The truth is much more expensive than that and no clear total profit number can be calculated right now. Their profit is endless.
So, how do they calculate that 14.3%? Stick with me here... it's not going to be hard and I promise not to go off on more complicated concepts.
There are two main components of PATH's Formula Rate. One is the Revenue Requirement. The other is the Ratebase. There are also two different categories of costs for PATH. Depending on the nature of the cost, each dollar spent ends up in either the Revenue Requirement or the Ratebase. These two different components are further explained below.
One set of costs, that I will call Operation & Maintenance (O&M) for simplification puposes, is reimbursed by ratepayers at dollar-for-dollar as it occurs. No interest or inflating of expenses here (at least that's the way it's supposed to work when PATH isn't creating "errors" in its formula rate filings that work in their favor). O&M, in its largest part, includes their advertising, public relations and marketing expenses and many other "general" day-to-day expenses of dragging this thing out day after day, month after month, year after year. O&M becomes a large part of what is known as the Revenue Requirement.
The other set of costs are composed in large part by what are known as Construction Work in Progress (CWIP) costs. This is the cost of land and land rights (easements), the actual physical components of the line, the engineering of the line and their regulatory expenses (there's more to it, but we'll stop there). These costs are capitalized (that is, they become an asset) and are placed in what is known as the Ratebase. In the Ratebase, these costs are subject to depreciation. Depreciation calculates the useful life of the asset. Everything wears out and needs to be replaced eventually, right? So these costs slowly disappear over time, just like the value of your new car once you drive it off the lot. However, the cost of land and land rights NEVER depreciates. Keep that in mind as we work through to the end. The amount in the ratebase does not zero out each year because the capitalized items have not fully depreciated. Instead, new CWIP is added to the ratebase every year, creating an even bigger number for PATH to earn a return on.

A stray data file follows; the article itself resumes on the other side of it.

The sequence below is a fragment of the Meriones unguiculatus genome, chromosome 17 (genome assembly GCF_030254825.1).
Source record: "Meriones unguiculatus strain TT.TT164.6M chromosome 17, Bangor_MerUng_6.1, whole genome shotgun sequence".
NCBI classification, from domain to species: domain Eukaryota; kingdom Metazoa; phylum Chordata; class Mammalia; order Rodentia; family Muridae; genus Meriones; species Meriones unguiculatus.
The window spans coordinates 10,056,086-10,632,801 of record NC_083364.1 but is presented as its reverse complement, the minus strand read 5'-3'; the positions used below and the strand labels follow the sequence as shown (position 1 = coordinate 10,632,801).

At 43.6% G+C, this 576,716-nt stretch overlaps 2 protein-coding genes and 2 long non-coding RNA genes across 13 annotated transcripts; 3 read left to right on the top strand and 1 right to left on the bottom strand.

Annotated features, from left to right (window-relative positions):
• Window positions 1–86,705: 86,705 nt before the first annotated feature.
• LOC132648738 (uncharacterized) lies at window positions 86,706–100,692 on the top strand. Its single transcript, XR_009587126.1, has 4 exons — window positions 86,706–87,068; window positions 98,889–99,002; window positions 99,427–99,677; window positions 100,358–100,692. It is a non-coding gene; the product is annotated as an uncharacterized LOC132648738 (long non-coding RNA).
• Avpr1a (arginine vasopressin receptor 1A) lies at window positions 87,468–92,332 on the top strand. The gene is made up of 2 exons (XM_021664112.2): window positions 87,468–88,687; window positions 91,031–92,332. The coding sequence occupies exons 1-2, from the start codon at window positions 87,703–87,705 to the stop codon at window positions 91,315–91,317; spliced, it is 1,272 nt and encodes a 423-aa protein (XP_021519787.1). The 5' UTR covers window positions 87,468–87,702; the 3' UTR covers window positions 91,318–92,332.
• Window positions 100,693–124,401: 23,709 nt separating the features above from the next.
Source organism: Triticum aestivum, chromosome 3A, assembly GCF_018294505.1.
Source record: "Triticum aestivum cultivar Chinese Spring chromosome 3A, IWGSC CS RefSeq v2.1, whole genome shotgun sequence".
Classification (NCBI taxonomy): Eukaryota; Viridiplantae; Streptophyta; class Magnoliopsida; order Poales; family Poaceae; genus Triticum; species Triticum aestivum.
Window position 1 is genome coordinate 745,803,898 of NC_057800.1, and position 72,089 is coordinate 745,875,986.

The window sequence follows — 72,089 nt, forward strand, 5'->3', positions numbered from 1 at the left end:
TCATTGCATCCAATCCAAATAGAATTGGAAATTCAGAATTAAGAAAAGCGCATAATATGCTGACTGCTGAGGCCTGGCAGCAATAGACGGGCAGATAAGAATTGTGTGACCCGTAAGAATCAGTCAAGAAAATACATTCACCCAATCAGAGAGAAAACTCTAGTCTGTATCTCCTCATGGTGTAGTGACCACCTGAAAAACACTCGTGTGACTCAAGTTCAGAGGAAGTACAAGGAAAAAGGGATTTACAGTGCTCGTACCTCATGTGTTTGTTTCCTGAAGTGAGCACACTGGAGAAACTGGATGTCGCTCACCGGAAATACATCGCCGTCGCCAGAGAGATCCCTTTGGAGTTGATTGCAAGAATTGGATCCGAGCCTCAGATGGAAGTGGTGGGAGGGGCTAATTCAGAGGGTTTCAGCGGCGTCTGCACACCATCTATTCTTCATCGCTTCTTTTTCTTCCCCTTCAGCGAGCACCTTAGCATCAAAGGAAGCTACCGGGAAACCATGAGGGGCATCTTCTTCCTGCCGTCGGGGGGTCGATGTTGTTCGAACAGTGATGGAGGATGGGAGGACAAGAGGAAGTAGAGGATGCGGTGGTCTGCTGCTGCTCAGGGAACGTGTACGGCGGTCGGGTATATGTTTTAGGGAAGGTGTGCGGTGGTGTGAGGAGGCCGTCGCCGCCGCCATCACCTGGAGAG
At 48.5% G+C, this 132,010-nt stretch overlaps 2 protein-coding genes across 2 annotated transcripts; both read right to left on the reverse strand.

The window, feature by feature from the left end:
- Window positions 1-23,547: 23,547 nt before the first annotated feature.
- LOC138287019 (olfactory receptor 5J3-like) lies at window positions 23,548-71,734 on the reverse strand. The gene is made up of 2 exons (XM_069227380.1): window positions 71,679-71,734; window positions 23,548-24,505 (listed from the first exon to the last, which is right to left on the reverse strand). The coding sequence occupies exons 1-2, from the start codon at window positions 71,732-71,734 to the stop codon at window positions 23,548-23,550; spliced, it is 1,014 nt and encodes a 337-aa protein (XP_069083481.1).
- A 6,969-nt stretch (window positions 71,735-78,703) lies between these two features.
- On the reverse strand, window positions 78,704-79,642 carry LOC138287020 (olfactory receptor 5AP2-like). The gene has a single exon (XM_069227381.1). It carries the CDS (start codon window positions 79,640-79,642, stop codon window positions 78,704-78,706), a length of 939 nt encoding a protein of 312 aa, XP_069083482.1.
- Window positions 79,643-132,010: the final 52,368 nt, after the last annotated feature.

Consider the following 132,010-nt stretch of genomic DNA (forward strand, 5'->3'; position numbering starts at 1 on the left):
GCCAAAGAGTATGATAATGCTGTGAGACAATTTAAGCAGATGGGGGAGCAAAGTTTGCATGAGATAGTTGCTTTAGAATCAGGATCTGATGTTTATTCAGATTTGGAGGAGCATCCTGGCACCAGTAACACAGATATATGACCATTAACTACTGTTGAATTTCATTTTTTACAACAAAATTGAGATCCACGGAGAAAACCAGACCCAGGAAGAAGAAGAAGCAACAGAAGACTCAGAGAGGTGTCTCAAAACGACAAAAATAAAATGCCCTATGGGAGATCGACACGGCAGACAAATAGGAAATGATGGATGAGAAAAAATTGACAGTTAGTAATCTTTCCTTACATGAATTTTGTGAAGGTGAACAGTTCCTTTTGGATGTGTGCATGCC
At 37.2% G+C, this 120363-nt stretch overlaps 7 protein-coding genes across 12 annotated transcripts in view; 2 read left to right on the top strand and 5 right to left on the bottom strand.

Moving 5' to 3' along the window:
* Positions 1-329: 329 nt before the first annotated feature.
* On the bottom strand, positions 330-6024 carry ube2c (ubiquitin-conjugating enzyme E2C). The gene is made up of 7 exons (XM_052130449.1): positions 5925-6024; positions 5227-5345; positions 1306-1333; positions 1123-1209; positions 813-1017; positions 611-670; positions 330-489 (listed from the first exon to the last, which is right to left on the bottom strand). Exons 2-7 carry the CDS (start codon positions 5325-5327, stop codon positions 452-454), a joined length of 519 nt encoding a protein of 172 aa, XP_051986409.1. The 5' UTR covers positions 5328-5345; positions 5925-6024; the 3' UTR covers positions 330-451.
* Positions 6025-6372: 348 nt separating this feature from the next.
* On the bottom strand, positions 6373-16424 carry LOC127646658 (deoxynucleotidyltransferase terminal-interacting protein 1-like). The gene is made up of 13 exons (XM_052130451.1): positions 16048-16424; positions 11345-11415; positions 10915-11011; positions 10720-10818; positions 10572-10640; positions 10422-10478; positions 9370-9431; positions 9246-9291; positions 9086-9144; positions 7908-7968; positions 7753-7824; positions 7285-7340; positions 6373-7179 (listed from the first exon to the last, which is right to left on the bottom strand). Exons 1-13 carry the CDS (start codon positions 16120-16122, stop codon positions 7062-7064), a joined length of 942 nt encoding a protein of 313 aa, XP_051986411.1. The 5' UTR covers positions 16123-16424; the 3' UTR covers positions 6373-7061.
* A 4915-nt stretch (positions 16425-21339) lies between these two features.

The ratebase earns PATH a yearly return. This is where the 14.3% comes in. PATH's Formula Rate was approved to consider the financing of PATH at 50% debt and 50% equity. So, in order to calculate the actual profit percentage PATH earns each year, you basically find the average of that 14.3% return on equity and whatever percentage at which the debt is currently being calculated. Right now, it's at something like 6%. So that makes about 10% profit for PATH every year on the amount in the ratebase. This is PATH's "return", or profit. Return is calculated by multiplying the total amount in the ratebase by that 10%. The amount in the ratebase keeps increasing every year, right up until the date the project is put in service and construction is complete.
The calculated return is added to PATH's other set of costs, the O&M, to come up with the total Revenue Requirement every year. The yearly Revenue Requirement is the amount the PJM ratepayers pay in any particular year.
In an ideal world, once construction is complete, the amount in the ratebase would begin to decrease because of depreciation. It would eventually disappear -- but, we have those land and land rights in there that will NEVER depreciate. This means that we're going to pay PATH a return on them forever.
So, that 14.3% is the profit PATH earns every year on 50% of the amount in the ratebase. Every year from here to eternity.
Any math geniuses who want to work that problem out and come up with the amount of profit PATH (really their parent companies, AEP & Allegheny Energy) stands to earn if they can ram this project through approvals?
This why they continue to hang onto this loser project in the face of all sane reality that it's NOT GOING TO HAPPEN. It's a gravy train they plan on riding well into the future to provide a steady stream of income.